Brazilian Government Prepares To Privatise National Lottery - partycasino

Brazilian Government Prepares To Privatise National Lottery

Brazil has been an interesting frontier for developing gambling laws in recent months. Back in July, lawmakers posited a change in regulations, that would effectively make internationally licensed casinos operating for Brazilian customers illegal. The provisions would seek to block payment processors from handling transactions to offshore-licensed gambling operators, in an attempt to cut off the industry by the head.

It all comes as part of wider drives in Brazil to overhaul existing gambling legislation, with the authorities recognising the benefits of state monopolies, both in licensing casino operators and in directly controlling some forms of gambling.

This is something governments across South America are paying increasing attention to. Traditionally considered some of the stricter territories in the world for online gambling licensing, many South American countries have, at best, operated in a legal grey area. The Brazilian government’s attempts to overhaul existing legislation is their recognition of the fact that operators, customers and taxpayers deserve a better system.

So news emanating from Brazil today hardly comes as much of a surprise. The government has announced that Brazil will privatise the lottery by the end of 2017, in a move that analysts are suggesting shows an increasing pace of change in their approach to gambling.

The Secretary of Economic Monitoring made the announcement today, which will see the bidding process opened to private contractors from as early as December. The winning tender will be tasked with running the LOTEX lottery for an initial period of 25 years.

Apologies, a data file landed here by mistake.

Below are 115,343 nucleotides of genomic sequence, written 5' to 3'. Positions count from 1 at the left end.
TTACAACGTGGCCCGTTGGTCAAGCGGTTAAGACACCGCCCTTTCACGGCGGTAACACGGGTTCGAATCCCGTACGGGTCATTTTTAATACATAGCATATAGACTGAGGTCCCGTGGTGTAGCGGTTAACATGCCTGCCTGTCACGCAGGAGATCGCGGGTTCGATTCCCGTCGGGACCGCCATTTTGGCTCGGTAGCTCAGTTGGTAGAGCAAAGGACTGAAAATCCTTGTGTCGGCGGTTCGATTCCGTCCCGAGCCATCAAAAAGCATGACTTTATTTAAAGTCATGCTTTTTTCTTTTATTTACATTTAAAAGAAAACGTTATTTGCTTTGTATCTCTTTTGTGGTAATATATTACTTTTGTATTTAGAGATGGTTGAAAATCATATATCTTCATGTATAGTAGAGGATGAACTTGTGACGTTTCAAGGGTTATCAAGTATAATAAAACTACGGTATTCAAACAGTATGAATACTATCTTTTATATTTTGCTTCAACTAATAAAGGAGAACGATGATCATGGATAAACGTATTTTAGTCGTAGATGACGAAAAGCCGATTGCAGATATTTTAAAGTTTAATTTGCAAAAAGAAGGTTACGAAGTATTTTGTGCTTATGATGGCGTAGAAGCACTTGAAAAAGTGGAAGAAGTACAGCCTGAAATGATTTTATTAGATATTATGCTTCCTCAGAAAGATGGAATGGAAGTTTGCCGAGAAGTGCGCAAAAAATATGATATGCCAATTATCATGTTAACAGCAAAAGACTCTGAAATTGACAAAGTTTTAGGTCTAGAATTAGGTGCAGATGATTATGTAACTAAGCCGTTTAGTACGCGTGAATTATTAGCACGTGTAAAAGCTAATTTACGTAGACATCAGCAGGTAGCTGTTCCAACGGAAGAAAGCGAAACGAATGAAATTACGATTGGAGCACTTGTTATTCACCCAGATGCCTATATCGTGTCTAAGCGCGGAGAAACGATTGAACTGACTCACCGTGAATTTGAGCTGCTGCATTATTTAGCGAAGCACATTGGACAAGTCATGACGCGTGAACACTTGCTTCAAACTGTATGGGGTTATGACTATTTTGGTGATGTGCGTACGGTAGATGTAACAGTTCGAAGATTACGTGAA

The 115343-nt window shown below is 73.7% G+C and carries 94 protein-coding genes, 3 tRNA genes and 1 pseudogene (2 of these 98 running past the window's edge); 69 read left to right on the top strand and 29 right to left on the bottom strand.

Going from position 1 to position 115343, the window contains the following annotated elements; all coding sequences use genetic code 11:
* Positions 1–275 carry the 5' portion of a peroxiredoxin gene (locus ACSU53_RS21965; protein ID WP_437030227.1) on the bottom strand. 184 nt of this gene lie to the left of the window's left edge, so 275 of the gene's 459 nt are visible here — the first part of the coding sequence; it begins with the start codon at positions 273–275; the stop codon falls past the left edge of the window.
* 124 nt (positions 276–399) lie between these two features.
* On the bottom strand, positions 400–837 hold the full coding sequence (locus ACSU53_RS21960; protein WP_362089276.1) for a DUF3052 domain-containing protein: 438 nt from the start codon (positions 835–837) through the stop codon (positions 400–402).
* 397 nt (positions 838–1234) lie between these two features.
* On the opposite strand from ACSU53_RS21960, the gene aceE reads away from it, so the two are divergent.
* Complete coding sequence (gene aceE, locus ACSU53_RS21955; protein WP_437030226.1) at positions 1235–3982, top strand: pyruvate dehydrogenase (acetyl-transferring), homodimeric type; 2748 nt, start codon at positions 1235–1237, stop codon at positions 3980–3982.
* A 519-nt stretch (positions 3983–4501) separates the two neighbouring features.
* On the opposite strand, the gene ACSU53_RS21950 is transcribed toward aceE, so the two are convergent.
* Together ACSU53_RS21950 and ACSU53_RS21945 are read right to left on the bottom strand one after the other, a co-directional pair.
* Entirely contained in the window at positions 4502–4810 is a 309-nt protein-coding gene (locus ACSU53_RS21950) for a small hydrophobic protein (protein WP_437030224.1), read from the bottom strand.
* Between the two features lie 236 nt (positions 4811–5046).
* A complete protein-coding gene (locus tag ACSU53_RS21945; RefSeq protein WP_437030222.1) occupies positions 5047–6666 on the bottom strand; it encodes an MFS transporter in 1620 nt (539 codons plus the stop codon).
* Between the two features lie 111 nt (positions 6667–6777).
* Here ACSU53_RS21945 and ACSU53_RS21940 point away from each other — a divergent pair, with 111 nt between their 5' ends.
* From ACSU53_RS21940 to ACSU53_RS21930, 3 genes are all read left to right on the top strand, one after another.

At present, the lottery is operated by Caixa, a local government-backed bank, which continues to run the lottery operation today – albeit without instant ticket sales, which were halted back in 2015 to clear the way for the privatisation announcement made today.

There are expectations that up to 10 companies will be involved in the bidding process, which could lead to a competitive tender process and potentially higher licensing revenues for the government. The minimum bid to be considered for the franchise is set at 290.0 million, although this could quickly escalate if the process is as competitive as it’s shaping up to be.

Industry analysts John DeCree said that while competition was lining up, there were still some reservations, given the wider approach to gambling in Brazil.

“Though it appears from our discussions that many of the major suppliers are still noncommittal on whether they would participate in the auction given some degree of uncertainty surrounding the regulatory landscape in Brazil and market opportunity.”

All eyes will be focused on the process when it opens in December, and some have suggested this could pave the way for similar measures to be adopted elsewhere in the continent. By moving lottery services into private hands, or indeed by establishing national lotteries where none exist, governments are able to tap into a fresh source of revenue, while raising money for a range of public good causes.

The UK National Lottery serves as a prime example, which raises millions every year for good causes. It also contributed to UK state coffers, while providing customers with a good, reliable service. Over the decades since its launch, the National Lottery has developed a strong brand reputation in the UK, and has grown to become something of a national institution.

It remains to be seen whether something similar can be achieved in Brazil. But while countries transition to a more liberal approach to gambling, in recognition of the revenues that can become available for good projects and state funds, it remains challenging for operators to identify effective ways of capitalising on these opportunities.

Particularly as gambling laws are still in development, operators have an understandable reluctance to sign themselves up to potential liabilities – no more pronounced than in the case of a 25 year lottery license.

Until these issues are resolved, operators in Brazil and beyond will find it difficult to build from a position of confidence, which ultimately harms everyone involved.